President Biden spoke with President Xi Jinping of China over a secure video teleconference Friday (March 18). The two-hour discussion between the two leaders had Russia’s unprovoked invasion of Ukraine at the top of the agenda. But, as important as the call was supposed to be in the buildup, the 120-minute chat did not satisfy expectations. Early reports on the conversation indicated the US president pressed Xi not to provide Russian President Putin aid in military equipment or help avoid the worldwide economic sanctions levied on Moscow.
In anticipation of the call, Biden’s ability to persuade Xi to decline any Russian request for a lifeline to allow the Kremlin to continue its attacks on Ukraine was on display. But Biden, according to early accounts, went further asking Xi for help by joining NATO-levied sanctions. That overreach was met with a resounding no from the Chinese Communist Party (CCP) leader. “Sweeping and indiscriminate sanctions would only make the people suffer. If further escalated, they could trigger serious crises in global economy and trade, finance, energy, food, and industrial and supply chains, crippling the already languishing world economy and causing irrevocable losses,” was the official CCP Foreign Ministry response, according to Steven Nelson reporting for the New York Post.
For the White House, the opportunity to talk candidly with Xi was a test of the US president’s gravitas in geopolitical persuasion. “He made clear what the implications and consequences would be if China provides material support to Russia as it conducts its brutal attacks against Ukrainian cities and civilians,” White House press secretary Jen Psaki said in her press briefing on the teleconference. Getting the “implications and consequences” message across seemed to be the main objective of the call from the Biden administration’s perspective.
The People’s Republic of China’s (PRC) Foreign Ministry was the first to recap the two-hour phone conversation. “The Ukraine crisis is something we don’t want to see…Conflict and confrontation are not in anyone’s interests. Peace and security are the most treasured treasures of the international community,” the Ministry of Foreign Affairs spokesman reported. Furthermore, in the category of can’t we all just be friends, “All sides need to jointly support Russia and Ukraine in having dialogue and negotiation that will produce results and lead to peace. The US and NATO should also have dialogue with Russia to address the crux of the Ukraine crisis and ease the security concerns of both Russia and Ukraine,” a Chinese government statement offered. The CCP must have missed the constant talks between the US, NATO, Russia, and Ukraine the three months before Putin decided to attack. Nevertheless, there was no indication that China was backing away from supporting its new BFF.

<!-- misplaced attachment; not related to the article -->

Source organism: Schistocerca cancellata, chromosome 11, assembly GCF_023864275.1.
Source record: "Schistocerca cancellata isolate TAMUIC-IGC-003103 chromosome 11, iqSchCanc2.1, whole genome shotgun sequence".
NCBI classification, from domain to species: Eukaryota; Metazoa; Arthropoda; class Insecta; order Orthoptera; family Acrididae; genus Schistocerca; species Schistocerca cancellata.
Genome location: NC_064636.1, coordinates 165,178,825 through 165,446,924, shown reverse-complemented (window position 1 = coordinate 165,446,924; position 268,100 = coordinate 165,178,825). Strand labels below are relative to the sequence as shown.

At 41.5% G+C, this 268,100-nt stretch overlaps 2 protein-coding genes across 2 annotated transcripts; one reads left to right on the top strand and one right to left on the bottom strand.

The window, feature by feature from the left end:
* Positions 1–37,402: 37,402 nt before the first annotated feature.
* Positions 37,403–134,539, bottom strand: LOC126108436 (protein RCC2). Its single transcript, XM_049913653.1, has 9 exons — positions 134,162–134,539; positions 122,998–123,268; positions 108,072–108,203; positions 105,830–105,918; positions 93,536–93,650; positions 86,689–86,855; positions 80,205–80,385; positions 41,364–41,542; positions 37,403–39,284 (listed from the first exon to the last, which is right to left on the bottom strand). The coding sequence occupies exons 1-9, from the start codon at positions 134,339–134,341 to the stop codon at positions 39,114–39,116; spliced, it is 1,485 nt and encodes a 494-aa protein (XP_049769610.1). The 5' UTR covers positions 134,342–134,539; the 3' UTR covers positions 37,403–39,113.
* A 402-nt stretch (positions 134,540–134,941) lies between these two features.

“In starkly contrasting readouts by the US and China of the call Friday morning between President Biden and Chinese President Xu Jinping, the US emphasized ‘imposing costs on Russia’ while the Chinese called for an evenhanded approach that recognized ‘the security concerns of both Russia and Ukraine,’” was the way Fox News characterized the teleconference. To the non-aligned nations of the world, the takeaway is the US is strident, belligerent, and self-serving, while the CCP is reasonable and moderate. But, as before, regardless of the measured words, there was no hint of condemning the Russian war machine’s destruction of Ukraine or the fate of, according to UN estimates, 6.4 million displaced Ukrainians.
Biden and Xi talking and having different takes on their conversation is not surprising. The US was focused on getting China to repudiate any request from Russia for aid. Beijing was equally as single-minded in not making any such commitment and changing the subject. In looking at previous meetings between CCP representatives and the Biden administration, the participants talked in the same room, but the conversations were at best on parallel paths and generally diverging. Talking past one another is not a new phenomenon for the Biden and Xi governments. China believes it has the moral foreign policy high ground with its goal of achieving its “Belt and Road” initiative of being the dominant economic and military power in the world. The outcome of every encounter with the current US leadership will be manipulated to achieve the PRC endgame. Having a phone chat with President Biden will not change Beijing’s perceived destiny. Xi’s administration evidently believes a relationship with Russia is a steppingstone toward reaching its aspirations. The US, NATO, the European Union, and sadly Ukraine are on their own to resolve the Kyiv crisis.
The views expressed are those of the author and not of any other affiliation.
~ Read more from Dave Patterson.
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